A preparing a professional looking CV that matches the requirements of the role will get you the interview and if the panel cannot decide, a CV may help the panel decide to make an offer after the interview. However, the key in receiving an offer is not your CV but how you preform in the interview. This guide will cover the most likely reasons as to why an offer was not made.
Your skills do not meet the role
The reason why companies do not hire from CVs, resumes, is because an applicant can look good on paper but when they begin asking questions, it is clear their skills do not meet the role.
For example, a service manager in IT is quite different than a service manager for a grocery chain. The titles may appear similar and have similar soft-skill sets. However, the skills required to perform each role are quite different and it is not until you begin asking questions, the differences become apparent.
You do not understand the role
When inviting a job applicant to an interview the hiring manager sees something on your application that indicates you have the skills for the role. However, in the interview your follow-up questions and responses indicate to them you do not understand the role.
You did not sell yourself
Job interviews are about selling yourself and your skills. Like any sales pitch you need to understand your audience and what motivates them.
Personality does not match the job
Some jobs require certain personality characteristics due to the role requirements or the team you will join. For example, nursing requires the ability to work closely with patients but at the same time keep an emotional distance. If you are someone who easily develops emotional attachments then certain areas in nursing may be difficult for you such as, critical care, emergency medicine, and oncology. The way you answered the questions, may have indicated to the panel, you form emotional attachments and if the hiring manager is looking for someone who can keep an emotional distance then you may find an offer not forthcoming. Likewise, if you are outgoing, then roles in IT, Finance, or accounting, may be tough interviews for you. These roles require period of intense concentration and working without interruption.
You arrived late or poorly dressed
This is quite self-explanatory.
Showing passion for the job is a relatively new trend. No longer are employers just looking at skill sets and personality. Employers are now looking for employees who demonstrate a passion for the role and company.
Unrealistic salary expectations, or unrealistic job expectations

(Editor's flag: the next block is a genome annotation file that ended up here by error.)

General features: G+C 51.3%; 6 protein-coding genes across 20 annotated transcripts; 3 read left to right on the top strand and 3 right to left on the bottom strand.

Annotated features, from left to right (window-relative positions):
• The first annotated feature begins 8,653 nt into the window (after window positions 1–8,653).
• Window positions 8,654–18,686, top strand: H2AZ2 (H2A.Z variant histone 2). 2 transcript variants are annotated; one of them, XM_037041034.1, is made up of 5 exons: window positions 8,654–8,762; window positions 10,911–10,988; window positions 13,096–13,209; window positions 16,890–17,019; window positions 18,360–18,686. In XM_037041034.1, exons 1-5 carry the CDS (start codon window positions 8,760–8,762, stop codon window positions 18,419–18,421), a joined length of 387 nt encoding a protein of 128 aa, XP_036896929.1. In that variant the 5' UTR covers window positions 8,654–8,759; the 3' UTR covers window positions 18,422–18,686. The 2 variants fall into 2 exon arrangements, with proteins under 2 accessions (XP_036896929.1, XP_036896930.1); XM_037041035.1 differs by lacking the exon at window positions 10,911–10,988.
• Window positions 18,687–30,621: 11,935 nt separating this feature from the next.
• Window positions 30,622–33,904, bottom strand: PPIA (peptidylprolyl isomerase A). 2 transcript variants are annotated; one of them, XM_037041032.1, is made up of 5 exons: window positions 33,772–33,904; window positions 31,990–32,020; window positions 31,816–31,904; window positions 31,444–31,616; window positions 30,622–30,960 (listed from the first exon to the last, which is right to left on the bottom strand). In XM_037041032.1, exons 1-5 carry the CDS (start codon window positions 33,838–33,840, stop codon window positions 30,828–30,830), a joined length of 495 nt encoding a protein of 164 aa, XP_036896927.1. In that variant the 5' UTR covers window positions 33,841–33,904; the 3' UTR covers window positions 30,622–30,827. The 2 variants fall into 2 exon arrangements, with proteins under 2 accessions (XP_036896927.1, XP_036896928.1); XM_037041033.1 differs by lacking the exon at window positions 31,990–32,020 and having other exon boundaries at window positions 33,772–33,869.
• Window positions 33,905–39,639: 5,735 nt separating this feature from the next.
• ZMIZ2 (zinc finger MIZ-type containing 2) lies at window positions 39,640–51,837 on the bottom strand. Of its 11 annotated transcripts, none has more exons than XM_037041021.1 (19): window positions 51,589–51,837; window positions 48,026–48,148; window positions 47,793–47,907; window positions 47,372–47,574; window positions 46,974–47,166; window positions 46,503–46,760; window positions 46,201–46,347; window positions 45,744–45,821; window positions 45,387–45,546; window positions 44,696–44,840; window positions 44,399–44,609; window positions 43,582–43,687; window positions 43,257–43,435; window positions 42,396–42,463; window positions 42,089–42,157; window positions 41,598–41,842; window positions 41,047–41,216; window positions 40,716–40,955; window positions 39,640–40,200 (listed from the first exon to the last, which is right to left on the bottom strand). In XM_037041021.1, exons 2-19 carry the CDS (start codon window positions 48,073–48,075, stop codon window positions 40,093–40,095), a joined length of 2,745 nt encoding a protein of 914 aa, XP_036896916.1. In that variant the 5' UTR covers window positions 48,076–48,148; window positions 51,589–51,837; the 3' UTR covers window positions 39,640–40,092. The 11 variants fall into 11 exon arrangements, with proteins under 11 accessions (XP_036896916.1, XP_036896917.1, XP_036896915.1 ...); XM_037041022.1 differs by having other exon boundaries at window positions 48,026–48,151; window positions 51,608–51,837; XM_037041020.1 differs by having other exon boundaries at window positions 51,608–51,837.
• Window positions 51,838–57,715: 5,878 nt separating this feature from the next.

General rule don’t ask about salary, benefits, or modification to the job (e.g. flexible working) until after the offer is made or the hiring manager brings it up. If the hiring manager begins discussion about pay make sure you know what the market is paying for a similar role.
Your questions were poor
Asking questions in the interview must come from listening to the interviewers and understanding the job description. You need to be attentive and listen to what is being said. You can prepare a list of questions to ask but be ready to change or modify your questions if they cover it in the interview. From my experience, I have seen candidates lose the offer because of their questions were either already covered during the interview or covered in the job description.
You were not prepared for the interview
Not preparing for an interview comes from many sources like:
- Believing you know the job
- Believing you will get the job because you know the people interviewing
- Believing preparation is not necessary
- Feeling that you are too busy to prepare
- Not knowing how to prepare
By not preparing the hiring manager will see it as a lack of interest and lack of passion for the role.
You expected to fail
A lot of times this will come across as lacking self-confidence and will be seen your demeanour. Most likely you were selling yourself short in your answers by using the word “we” instead of “I” did this.
The job was pulled
Sometimes, the company decides not to go forward with the role. There are many reasons why a company decides not to go forward. Examples include when the company is looking to restructure, end of the year, company is cutting expenses, company is cutting jobs, company decide to reconfigure the job due to changes in the company, or economic downturn.
Candidates did not fit the role requirements
This is like the above reason. Sometimes the pool of candidates that were interviewed did not meet the requirements and the company is re-opening the job.
If you are an external candidate, applying from outside of the company, they chose an internal candidate.
Companies tend to ebb and flow with their hiring decisions. I have seen companies give preference to internal candidates in order to help promote within and then other times, I have seen companies decide to give preference to external candidates in order to diversify or because the company is expanding.
You are not listening to the questions
I believe this happens for one of two reasons. One reason is you are nervous, and you are letting your nerves get the best of you. Second is lack of preparation and not understanding the role.
Someone better suited for the role
You can be impeccably qualified for the role and sometimes, if it were offered at a different time then you probably would have received the offer; however, this time it went to someone else.
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